“Beyond simply being autonomous,” said Jason Pontin, editor of MIT’s Technology Review, “robots today are expected to live among us, collaborate with us–even understand us.”

Pontin, speaking on Monday to a sold-out crowd at EmTechDIGITAL 2016 at the St. Regis Hotel in San Francisco, was laying the stage for a session on sociable robots, “flexible, more human robots that are mobile, dextrous, and socially assistive.”

While robots have been performing labor in warehouses and factories for decades, the development of social robots is more of a recent phenomenon. And, according to Pontin, the development of these types of robots pose some of the greatest challenges in technology today.

The panel included Maja Mataric, founding director of the USC Robotics and Autonomous Systems Center; Julie Shah, professor at MIT; and Manuela Veloso, professor at Carnegie Mellon.

“The implications of robots in our lives and work are important to consider,” said Mataric.

Mataric talked about “the care gap”–something she sees as a “huge challenge, and a huge opportunity.” Robots, she explained, can inspire people to do physical therapy, providing “motivation for them to do the work.”

They also “encourage socialization, provide encouragement, challenge, and care.” The embodiment of these socially assistive robots, Mataric said, is the key to their success in these areas.

Another important consideration for social robots is how they are designed. Should they have bodies? Mataric said yes.

“Why does embodiment matter?” she asked. Because humans interact differently with a robot versus a screen.

SEE: 6 ways the robot revolution will transform the future of work (TechRepublic)

“Embodiment is what makes us fundamentally human,” said Mataric. “We perceive others and relate to them through our bodies.”

A stroke patient, for example, can be encouraged by a robot to continue to exercise and keep up with rehabilitation.

“She won’t do it on her own,” Mataric said. “She needs hours of help each day.”

Part of why patients work well with humanoid robots is because of the “pride in accomplishing something that you can share with an agent,” she said. “It is inherent to our wiring as social creatures.”

Shah then shared her vision on how humans and robots can work together in the future to accomplish more. How we can “harness the strengths of robots to accomplish what neither human nor robot can do alone.”

“We should be making robots into better teammates,” Shah said.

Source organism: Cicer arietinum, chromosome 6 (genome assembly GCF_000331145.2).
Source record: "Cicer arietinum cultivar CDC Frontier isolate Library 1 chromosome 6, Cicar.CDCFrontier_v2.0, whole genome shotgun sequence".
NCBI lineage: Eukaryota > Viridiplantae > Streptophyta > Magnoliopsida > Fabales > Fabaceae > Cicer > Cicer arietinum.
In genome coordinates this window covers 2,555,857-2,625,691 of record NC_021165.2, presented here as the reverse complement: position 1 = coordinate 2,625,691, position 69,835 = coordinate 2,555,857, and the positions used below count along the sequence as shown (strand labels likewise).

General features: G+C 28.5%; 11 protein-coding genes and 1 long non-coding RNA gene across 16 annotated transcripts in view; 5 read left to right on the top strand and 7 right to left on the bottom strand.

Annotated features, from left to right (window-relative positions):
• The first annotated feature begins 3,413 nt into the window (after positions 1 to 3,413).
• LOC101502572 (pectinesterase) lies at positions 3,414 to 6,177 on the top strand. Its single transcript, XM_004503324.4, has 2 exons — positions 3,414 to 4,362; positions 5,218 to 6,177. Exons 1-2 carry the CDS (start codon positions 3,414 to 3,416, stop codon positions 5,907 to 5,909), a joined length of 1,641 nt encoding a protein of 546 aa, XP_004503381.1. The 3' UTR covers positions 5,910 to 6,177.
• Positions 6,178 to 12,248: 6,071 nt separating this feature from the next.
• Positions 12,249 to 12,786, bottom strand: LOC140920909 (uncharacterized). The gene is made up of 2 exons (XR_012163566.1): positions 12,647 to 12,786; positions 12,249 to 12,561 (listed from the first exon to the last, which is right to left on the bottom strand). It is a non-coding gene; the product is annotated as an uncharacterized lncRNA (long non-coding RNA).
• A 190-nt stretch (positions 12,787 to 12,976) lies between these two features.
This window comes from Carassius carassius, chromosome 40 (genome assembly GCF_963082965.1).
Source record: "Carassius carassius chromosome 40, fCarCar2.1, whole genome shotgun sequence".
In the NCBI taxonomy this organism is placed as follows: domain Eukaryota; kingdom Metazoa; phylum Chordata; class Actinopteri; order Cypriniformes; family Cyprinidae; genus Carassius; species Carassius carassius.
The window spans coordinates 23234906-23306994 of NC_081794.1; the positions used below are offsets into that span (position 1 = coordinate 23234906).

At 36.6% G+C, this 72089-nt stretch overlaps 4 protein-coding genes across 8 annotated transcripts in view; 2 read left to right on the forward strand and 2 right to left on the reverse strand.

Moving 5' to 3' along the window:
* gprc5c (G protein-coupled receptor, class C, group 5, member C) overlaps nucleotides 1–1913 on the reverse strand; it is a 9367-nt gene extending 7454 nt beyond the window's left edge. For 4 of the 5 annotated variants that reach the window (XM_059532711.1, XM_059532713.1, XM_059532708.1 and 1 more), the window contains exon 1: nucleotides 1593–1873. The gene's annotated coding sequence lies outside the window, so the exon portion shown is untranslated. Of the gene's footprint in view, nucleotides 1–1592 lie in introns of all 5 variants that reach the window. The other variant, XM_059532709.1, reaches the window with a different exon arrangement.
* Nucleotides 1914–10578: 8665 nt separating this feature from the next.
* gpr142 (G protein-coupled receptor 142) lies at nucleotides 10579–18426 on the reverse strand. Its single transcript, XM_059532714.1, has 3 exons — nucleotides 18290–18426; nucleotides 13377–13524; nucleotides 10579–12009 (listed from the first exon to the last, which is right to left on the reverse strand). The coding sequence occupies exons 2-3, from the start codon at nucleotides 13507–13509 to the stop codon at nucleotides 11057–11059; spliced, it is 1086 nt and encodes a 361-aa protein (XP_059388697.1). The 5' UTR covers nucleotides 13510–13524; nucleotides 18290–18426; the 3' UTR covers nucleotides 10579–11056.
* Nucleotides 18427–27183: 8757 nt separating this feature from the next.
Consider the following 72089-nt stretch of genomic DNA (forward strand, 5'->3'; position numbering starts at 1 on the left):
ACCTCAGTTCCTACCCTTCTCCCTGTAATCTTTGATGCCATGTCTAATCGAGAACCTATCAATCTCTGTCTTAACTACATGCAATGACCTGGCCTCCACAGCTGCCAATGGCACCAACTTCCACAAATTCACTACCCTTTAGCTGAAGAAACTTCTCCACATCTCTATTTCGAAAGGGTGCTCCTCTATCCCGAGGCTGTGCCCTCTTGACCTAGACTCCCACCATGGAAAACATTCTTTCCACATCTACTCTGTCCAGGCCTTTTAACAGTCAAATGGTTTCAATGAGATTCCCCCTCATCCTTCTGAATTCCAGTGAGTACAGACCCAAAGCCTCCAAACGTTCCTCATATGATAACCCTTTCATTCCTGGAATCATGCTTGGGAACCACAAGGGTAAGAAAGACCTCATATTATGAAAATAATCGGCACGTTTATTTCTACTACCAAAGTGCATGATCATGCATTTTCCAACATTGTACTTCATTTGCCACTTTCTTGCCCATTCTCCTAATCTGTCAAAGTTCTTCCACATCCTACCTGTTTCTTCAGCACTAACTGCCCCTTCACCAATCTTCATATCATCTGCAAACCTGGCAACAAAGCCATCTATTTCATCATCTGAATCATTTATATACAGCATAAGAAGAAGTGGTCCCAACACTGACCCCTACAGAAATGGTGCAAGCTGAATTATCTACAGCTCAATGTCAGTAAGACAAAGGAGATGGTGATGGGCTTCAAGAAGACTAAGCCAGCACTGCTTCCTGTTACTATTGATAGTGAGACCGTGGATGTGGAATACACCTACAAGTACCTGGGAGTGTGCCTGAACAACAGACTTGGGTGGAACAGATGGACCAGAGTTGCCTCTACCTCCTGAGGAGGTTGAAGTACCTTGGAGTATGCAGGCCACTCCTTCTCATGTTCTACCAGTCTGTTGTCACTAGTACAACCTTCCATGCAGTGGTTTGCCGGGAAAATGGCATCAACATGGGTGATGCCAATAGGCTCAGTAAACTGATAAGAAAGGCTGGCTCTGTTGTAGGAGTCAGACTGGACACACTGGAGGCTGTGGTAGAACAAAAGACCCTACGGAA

Today’s “teams,” Shah said, look like the members co-exist, rather than collaborate, she said, which is “far short from being effective teammates.” For example, surgeons give step-by-step commands to assistive robots. What usually happens, she said, is that we “look at human behavior and design robots around it.”

But, she said, there’s potential to collaborate in deeper ways. How? By having robots infer human feelings. “Time spent together influences our expectations,” she said.

She sees this as a paradigm shift for how robots work with us.

Shah’s work looks at human cognitive models to help machines work with us the way people do. “Human cognition is special,” said Shah, “because of the human mind’s ability to process complex info efficiently.”

What do we want machine to infer?

“It’s more than finding right features,” said Shah. “We need machines to process info as efficiently as people do. When someone makes a decision or takes action, that decision is equal to or better than the other possibilities out there,” she said. So “robots can watch us and learn unwritten rules to collaborate like a human team member.”

An example she gave is when robots were trained on a defense task, and were able to learn high-skill tasks through 16 individual game plays. They first took a set of hundreds of experts and pulled the near-perfect score set. So the machines trained on that small data set of how humans would perform.

Continuing in the idea of collaboration, Veloso showed how robots and humans can collaborate at work. Her mobile robots navigated the hallways at the university through a sensory-detection system (not GPS), interacting with staff and students along the way.

At Carnegie Mellon, she said, these robots are not part of an experiment–they’re part of the fabric of daily life. Students will be escorted to offices by robots. The robots, who work in “symbiotic autonomy” with humans, have many limitations, she acknowledged. They can’t open doors. They can’t walk up stairs. They can’t press the button for the elevator.

To solve these problems, the robots must ask for help.

“Can you please push the button and hold the door open?” the robot will ask. It does not know if the person is there, but it tries anyway. “Can you please press 8 and tell me when we’re at the right floor?”

SEE: Why robots still need us: David A. Mindell debunks theory of complete autonomy (TechRepublic)

Or, if a robot is blocked by an obstacle, it can send out an email. “Can someone please come to X to rescue me? I have waited more than five minutes.”

Veloso also demonstrated how the robot, which looks like a laptop on a stand with wheels, can get coffee from the kitchen.

It can find the kitchen, then will ask someone “Hello, can you please put coffee in the basket and press done when I’m ready to go?”

But, aside from simply being a way to work around the robot’s limitations, asking for help has another advantage: It can increase trust.

In a Q&A session at the end of the session, Veloso was asked the steps that must be taken to increase trust in robots.

“The process of generating explanations, and challenging a robot to explain what is happening, will increase trust,” Veloso said. “Robots should be accountable.”

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